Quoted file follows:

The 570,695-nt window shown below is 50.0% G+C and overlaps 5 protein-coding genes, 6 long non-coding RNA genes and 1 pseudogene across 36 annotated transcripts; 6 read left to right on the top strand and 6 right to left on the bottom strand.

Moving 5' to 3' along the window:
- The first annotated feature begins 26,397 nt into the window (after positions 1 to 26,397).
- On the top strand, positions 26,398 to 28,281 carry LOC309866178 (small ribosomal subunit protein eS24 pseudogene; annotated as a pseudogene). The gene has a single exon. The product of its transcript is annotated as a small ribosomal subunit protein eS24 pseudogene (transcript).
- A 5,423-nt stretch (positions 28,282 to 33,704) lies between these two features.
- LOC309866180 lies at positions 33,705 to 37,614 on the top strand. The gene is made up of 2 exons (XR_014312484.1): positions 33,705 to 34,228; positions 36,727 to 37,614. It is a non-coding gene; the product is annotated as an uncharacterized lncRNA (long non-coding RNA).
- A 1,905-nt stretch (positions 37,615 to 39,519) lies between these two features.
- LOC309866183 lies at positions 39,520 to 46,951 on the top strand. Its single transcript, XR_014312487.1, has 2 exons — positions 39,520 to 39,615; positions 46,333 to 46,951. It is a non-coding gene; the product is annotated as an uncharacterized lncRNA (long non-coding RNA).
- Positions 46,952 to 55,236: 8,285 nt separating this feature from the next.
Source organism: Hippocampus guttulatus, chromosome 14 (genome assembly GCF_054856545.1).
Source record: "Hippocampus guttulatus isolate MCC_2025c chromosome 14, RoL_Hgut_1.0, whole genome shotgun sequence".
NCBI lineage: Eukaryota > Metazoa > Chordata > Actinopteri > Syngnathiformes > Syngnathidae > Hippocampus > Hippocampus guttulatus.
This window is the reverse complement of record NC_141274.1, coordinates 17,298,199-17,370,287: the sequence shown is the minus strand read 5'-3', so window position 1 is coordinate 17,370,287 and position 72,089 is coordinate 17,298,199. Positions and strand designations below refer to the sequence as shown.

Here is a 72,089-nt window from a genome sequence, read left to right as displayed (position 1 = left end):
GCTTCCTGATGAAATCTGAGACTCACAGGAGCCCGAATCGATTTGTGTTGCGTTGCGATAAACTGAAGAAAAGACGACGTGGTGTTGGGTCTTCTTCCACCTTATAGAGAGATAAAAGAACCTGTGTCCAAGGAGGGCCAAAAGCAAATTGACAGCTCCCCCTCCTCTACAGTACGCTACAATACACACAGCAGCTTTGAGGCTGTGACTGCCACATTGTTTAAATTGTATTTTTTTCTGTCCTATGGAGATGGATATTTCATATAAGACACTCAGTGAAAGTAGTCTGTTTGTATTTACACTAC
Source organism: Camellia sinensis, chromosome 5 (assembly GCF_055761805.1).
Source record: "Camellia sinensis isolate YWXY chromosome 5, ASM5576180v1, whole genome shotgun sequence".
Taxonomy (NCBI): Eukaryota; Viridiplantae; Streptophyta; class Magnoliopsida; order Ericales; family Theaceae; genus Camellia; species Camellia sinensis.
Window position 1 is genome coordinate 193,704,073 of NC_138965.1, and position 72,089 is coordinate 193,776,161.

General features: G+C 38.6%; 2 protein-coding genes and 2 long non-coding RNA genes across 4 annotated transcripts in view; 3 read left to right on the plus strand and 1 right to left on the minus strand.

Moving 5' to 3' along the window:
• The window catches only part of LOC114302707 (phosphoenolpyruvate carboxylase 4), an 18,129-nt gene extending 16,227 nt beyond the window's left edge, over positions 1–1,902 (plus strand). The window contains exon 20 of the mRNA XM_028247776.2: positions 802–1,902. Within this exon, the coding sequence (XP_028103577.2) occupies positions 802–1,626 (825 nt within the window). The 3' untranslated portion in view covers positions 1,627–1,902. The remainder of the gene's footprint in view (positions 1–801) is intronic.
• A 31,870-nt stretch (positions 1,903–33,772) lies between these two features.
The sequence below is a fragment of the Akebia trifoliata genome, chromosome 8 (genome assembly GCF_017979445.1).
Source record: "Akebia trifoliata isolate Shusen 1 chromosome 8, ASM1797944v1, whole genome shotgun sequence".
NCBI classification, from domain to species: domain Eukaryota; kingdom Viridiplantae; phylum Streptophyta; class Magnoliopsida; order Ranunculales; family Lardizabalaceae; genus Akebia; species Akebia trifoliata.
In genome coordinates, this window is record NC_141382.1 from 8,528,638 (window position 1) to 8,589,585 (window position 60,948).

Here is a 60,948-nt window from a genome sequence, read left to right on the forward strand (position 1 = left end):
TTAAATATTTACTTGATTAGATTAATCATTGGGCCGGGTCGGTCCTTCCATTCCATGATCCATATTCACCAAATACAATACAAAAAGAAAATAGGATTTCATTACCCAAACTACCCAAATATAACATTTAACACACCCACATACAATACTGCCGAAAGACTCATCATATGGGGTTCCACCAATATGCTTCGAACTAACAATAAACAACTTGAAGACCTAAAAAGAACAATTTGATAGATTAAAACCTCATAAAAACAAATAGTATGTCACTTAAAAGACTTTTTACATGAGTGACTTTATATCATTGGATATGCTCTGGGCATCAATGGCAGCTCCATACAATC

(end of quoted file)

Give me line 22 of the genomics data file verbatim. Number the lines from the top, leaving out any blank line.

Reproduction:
• The window catches only part of LOC114302707 (phosphoenolpyruvate carboxylase 4), an 18,129-nt gene extending 16,227 nt beyond the window's left edge, over positions 1–1,902 (plus strand). The window contains exon 20 of the mRNA XM_028247776.2: positions 802–1,902. Within this exon, the coding sequence (XP_028103577.2) occupies positions 802–1,626 (825 nt within the window). The 3' untranslated portion in view covers positions 1,627–1,902. The remainder of the gene's footprint in view (positions 1–801) is intronic.